Herb Uses-From Food to Dyes

By into the rustic - 12:37 PM


There is nothing better than fresh ground herbs, so when choosing between whole and pre-ground, go for intact herbs and grind away at home. It's recommended never to make more than a 6 month supply of ground up herbs at a time. Once they have been broken down, they will immediately start to lose their flavor, so if you are storing them for long term, whole is always best.

To grind your own herbs you can use a mortar and pestle, a pepper or salt mill, or your blender or juicer-whatever is easiest for you, it doesn't really matter. Then store them in the ways mentioned in the chapter Herbs-Harvest Time.

How to Make Herb Butter

This delicious and gourmet treat is easy to make. First decide whether you want salted or unsalted butter (Salted butter will keep longer than unsalted F.Y.I.). Then soften your butter up and cream into it chopped herbs of your choice. You may want to add a touch of lemon juice as well, but it’s to your taste. Use 1-2 Tbsp. fresh herbs (well packed), or 1-2 tsp. dried herbs, for every ¼ c. of butter.

Make Your Own Candied Leaves and Flowers

You can candy rose petals, mint leaves, and the blossoms of oranges, lemons, lilacs, violets and sweet peas.

You candy them by dipping them into a stiffly beaten egg white. You can color and flavor your egg whites to suit your taste or décor. Coat them with sugar. Then dry them in an oven preheated to 110 degrees F. with the door left slightly open, or use a dehydrator.

Crystallizing Herbs

To crystallize more delicate items like rose petals, ginger root, etc, first cover the item to be crystallized with water. Boil for 5 minutes and then drain the water off. Now repeat this process 3 more times. Save the liquid used to boil the item the 4th time. After it has cooled, measure the liquid and the herb content by its volume and add sugar equal to that volume plus half more. Now boil this herb sugar water solution until the herb becomes more translucent. Drain the herb, dry it and then roll it in white sugar. Store this in sealed jars to be used later.

How to Dye Fabrics Best With Herbs

Make Your Own Natural Dye’s: These colorings will be softer than the artificial ones, but you are not adding any toxins to any products in this fashion so overall, it is better for your health.

These herbs make these different colors:

Black- Barberry Leaves

Blue- Blueberries

Brown- Coffee, Tea, Rose Hips, Tobacco, Hickory Chips and Nut Hulls (Walnuts make the best color)

Green- Sunflower Seeds, Birch Leaves, Beet Tops, Elderberry Leaves, Spinach, Rhubarb Leaves, Cabbage, Spanish Onion Skins (outer leaves only)

Orange- Orange Juice

Pink- Beets, Sassafras Roots, and Cherries

Purple- Cherries, Huckleberries, Blackberries, Cranberries, Grapes, Raspberries, and Purple Cabbage

Red- Beet Juice, Red Onion Skins, Bloodroot, Madder Root, and Logwood

Yellow- Cinnamon, Curry, Goldenrod Flowers, Stems and Leaves; Mustard, Paprika, the Stems, Flowers and Leaves of Apple Bark; Saffron, Turmeric, Ginger, and Pear Leaves.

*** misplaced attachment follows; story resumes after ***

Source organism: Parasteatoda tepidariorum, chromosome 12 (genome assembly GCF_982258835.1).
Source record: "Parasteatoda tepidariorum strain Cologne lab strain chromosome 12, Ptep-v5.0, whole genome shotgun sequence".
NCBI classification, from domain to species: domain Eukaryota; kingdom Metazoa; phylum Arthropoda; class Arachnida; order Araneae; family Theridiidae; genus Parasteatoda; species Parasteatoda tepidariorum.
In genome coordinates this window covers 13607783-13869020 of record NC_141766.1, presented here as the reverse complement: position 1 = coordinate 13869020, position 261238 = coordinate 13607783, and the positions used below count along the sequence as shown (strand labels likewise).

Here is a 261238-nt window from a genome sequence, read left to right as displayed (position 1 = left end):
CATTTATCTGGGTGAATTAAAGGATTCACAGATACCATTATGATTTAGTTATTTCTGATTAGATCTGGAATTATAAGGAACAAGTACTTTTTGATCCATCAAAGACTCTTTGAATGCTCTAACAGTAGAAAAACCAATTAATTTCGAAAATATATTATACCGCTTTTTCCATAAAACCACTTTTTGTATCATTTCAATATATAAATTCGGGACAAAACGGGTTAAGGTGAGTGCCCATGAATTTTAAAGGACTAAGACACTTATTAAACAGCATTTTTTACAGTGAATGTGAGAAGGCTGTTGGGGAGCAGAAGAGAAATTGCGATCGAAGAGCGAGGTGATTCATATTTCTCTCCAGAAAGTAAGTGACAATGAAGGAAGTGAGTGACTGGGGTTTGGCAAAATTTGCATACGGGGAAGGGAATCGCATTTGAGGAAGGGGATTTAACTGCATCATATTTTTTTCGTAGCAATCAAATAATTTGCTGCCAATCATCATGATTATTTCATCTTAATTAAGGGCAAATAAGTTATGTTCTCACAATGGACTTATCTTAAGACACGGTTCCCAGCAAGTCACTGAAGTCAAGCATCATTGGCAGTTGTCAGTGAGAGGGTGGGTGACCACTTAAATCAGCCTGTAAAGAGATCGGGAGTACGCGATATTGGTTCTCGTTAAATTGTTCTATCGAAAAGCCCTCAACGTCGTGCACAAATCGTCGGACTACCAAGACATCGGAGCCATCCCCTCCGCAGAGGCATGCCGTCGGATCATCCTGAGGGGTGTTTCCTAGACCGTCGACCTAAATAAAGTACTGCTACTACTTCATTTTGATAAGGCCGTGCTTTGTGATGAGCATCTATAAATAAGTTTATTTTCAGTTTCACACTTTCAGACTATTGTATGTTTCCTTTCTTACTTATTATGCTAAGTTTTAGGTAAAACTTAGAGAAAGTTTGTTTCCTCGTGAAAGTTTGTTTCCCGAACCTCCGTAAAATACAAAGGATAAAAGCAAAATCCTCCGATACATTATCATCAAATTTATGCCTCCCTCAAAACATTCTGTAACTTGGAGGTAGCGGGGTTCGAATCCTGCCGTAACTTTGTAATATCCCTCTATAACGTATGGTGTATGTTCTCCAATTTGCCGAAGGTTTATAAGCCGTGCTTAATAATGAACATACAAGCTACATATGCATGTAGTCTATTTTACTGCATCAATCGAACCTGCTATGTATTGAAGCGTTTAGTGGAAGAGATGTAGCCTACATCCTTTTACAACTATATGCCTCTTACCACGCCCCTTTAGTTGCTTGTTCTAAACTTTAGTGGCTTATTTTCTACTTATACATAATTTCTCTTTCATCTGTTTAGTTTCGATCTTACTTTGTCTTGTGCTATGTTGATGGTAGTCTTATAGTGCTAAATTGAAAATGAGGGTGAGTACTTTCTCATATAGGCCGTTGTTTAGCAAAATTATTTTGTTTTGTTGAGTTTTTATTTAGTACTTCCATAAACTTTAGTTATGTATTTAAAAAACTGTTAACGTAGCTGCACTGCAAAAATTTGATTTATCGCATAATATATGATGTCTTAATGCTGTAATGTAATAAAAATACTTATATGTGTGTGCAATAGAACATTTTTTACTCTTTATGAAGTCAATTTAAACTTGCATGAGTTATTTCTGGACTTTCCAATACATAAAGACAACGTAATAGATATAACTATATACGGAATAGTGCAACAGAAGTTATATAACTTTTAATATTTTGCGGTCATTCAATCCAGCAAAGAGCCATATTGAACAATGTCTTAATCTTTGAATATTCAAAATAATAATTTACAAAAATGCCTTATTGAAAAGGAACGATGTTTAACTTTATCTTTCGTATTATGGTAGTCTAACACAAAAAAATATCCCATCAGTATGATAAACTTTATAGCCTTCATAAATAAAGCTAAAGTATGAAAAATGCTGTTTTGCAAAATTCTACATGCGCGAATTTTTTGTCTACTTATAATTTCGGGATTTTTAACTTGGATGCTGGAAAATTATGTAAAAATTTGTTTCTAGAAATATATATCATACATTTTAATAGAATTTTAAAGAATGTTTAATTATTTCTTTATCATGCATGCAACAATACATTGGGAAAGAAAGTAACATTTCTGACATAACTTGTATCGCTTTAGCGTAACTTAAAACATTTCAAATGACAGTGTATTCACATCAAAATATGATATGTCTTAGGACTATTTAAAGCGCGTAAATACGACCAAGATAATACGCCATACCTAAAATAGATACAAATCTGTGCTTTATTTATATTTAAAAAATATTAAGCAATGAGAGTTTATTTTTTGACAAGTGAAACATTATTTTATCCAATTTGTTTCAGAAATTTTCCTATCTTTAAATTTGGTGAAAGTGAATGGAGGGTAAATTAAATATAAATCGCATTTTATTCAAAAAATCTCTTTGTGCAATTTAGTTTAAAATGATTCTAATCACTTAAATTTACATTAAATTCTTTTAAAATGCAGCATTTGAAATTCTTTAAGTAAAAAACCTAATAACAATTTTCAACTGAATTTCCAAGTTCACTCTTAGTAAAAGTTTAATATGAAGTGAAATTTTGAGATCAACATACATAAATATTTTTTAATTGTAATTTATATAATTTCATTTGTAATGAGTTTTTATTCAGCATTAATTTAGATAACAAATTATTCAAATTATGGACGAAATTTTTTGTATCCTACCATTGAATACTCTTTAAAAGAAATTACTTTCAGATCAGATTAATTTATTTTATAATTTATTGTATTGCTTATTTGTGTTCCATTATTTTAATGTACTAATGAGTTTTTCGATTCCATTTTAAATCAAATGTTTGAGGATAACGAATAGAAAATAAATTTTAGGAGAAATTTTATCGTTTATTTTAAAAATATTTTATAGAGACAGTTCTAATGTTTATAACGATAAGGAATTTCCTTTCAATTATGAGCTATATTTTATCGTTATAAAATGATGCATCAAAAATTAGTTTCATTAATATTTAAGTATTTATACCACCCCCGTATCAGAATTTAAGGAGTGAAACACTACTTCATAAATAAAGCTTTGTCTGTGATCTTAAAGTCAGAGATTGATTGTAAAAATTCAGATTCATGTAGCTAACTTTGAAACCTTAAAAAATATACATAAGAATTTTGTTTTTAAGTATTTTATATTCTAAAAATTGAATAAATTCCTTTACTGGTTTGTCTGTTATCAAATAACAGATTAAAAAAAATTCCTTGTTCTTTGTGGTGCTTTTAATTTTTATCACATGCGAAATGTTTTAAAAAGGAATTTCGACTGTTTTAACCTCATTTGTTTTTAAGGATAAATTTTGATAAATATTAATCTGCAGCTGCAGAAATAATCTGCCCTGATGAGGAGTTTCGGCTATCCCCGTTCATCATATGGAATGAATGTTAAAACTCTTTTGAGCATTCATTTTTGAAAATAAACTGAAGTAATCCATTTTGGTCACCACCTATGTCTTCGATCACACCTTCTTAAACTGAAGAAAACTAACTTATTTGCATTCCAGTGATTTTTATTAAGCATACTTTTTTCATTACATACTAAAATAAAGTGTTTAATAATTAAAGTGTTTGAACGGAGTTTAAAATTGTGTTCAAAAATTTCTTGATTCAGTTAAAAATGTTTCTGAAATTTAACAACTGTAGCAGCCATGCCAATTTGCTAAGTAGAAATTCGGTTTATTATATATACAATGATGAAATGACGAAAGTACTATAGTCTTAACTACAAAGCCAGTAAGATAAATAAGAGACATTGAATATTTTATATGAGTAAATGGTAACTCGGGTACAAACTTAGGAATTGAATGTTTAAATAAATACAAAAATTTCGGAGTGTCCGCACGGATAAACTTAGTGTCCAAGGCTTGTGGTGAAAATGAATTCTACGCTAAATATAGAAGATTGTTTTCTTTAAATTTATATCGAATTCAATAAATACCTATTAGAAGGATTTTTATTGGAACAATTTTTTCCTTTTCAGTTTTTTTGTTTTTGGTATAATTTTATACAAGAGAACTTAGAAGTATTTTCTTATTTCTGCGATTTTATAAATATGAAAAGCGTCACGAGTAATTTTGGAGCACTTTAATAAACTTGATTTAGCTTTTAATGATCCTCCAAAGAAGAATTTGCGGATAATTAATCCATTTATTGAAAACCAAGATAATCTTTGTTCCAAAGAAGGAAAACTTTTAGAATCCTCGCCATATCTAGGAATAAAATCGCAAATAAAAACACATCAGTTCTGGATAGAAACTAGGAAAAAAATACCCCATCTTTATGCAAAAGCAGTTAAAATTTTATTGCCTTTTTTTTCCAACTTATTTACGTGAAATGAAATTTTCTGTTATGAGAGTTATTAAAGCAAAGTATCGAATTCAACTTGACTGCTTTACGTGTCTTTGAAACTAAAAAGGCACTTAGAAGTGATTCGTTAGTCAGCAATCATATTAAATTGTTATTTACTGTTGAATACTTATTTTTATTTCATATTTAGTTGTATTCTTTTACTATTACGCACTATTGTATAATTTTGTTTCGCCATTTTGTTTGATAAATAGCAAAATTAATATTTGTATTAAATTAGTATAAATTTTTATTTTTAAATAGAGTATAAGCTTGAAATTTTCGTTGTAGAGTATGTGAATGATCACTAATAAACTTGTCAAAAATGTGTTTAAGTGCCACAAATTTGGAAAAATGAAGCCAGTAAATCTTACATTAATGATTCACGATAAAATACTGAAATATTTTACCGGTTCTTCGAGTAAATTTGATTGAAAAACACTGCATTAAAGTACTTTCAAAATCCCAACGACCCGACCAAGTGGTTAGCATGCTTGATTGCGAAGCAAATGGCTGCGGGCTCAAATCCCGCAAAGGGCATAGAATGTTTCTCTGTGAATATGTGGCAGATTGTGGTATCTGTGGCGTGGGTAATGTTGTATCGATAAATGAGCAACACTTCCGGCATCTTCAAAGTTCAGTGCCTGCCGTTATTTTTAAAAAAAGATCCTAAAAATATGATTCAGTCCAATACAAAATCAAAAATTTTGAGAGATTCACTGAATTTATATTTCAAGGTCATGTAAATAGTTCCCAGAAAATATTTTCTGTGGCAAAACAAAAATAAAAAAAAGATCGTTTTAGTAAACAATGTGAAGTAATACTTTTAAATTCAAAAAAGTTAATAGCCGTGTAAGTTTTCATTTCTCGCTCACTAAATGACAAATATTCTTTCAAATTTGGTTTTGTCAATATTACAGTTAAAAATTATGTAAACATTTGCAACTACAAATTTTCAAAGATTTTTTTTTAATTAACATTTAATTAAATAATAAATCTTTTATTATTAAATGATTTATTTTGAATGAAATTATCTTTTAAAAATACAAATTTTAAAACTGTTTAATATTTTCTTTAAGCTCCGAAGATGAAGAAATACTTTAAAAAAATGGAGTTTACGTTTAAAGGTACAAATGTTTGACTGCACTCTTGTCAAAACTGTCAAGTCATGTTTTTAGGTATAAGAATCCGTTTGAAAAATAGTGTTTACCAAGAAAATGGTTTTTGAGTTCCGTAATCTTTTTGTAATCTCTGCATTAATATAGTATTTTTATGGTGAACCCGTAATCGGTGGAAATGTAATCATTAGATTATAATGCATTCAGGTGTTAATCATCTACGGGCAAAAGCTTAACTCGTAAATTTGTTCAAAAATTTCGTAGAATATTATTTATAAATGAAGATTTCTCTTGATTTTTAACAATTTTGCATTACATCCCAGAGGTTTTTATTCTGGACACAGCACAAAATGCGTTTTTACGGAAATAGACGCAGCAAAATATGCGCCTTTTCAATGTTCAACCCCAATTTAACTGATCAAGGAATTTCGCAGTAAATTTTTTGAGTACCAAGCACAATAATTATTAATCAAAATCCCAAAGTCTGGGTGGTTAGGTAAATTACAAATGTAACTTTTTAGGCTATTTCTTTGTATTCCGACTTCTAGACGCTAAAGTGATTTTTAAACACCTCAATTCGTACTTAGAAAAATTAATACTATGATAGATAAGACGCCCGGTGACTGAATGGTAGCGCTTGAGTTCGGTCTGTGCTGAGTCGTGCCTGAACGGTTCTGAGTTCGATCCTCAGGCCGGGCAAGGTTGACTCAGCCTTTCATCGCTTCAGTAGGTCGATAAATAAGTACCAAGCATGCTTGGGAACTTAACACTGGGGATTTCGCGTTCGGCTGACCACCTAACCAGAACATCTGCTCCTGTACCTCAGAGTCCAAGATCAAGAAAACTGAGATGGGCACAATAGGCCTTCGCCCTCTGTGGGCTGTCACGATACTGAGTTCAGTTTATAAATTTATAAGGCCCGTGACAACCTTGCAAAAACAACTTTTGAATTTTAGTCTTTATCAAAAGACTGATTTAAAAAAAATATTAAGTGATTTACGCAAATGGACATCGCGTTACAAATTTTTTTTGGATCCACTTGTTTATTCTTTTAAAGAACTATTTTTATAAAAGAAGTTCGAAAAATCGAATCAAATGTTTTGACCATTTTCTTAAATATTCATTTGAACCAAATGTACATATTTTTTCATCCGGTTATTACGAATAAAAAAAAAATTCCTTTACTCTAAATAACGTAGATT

Secrets of Using Natural Dye's

In the interest of all please do not use your cookware for dying fabrics. Mordants (substances used to set the dye in the fabrics) are often times highly poisonous.

1.)Do not use iron, aluminum or tin pans to do dying in. They can effect the color and chemistry of your dying process. Enamel pots and pans are best.

2.) Plant coloring can vary from batch to batch, so do not be surprised if you see different shades come from the same kind of plant. Factors that change the makeup of the plant and thus the color as well are amounts of rainfall, soil composition, light intensity, etc.

3.) When deciding how much plant to use for your dye project, use the same weight of plants to match the weight of the fabric.

4.) Flowers are the best place to extract color from, but roots, stems, leaves and fruits may produce a color too.

5.) Heat, steep or boil the plant to produce a water that has a strong color from the plant.

6.) Mordants placed into this colored water will make the color set into whatever substance you are dying and will many times make the color brighter. Alum, Acetic Acid (from vinegar), and ammonia are mordants. Keep in mind that using different mordants wiill give you completely different colors.If you are low on cash, lemon juice, salt and white vinegar can be used as mordants.

7.) Natural fabrics take dye best. Cotton, wool, jute, silk, linen, and rayon (cellulose based)

8.) To make sure your fabric takes the dye best, first wash the fabric out. Then soak it in the mordant. Next add your dye.

9.)To dye the fabric, heat it slowly in the mordant and dye solution to almost boiling. Then cool it down equally as gradually. Do not ever actually boil the fabric in the dye solution or allow the fabric to soak in the dye for more than one hour. For silk keep the temperature of the solution below 160 degrees F.

  • Share:

You Might Also Like